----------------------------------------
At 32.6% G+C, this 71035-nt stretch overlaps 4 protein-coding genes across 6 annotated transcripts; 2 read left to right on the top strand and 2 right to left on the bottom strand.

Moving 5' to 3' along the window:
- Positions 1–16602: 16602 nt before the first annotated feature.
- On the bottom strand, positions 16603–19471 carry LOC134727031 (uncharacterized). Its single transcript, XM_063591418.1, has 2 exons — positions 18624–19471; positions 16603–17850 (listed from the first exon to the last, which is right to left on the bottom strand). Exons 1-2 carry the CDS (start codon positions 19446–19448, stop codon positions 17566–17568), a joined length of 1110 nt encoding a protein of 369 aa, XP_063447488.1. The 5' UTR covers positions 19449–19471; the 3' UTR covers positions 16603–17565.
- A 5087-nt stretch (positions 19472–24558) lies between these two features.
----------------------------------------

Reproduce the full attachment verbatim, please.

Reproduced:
At 32.6% G+C, this 71035-nt stretch overlaps 4 protein-coding genes across 6 annotated transcripts; 2 read left to right on the top strand and 2 right to left on the bottom strand.

Moving 5' to 3' along the window:
- Positions 1–16602: 16602 nt before the first annotated feature.
- On the bottom strand, positions 16603–19471 carry LOC134727031 (uncharacterized). Its single transcript, XM_063591418.1, has 2 exons — positions 18624–19471; positions 16603–17850 (listed from the first exon to the last, which is right to left on the bottom strand). Exons 1-2 carry the CDS (start codon positions 19446–19448, stop codon positions 17566–17568), a joined length of 1110 nt encoding a protein of 369 aa, XP_063447488.1. The 5' UTR covers positions 19449–19471; the 3' UTR covers positions 16603–17565.
- A 5087-nt stretch (positions 19472–24558) lies between these two features.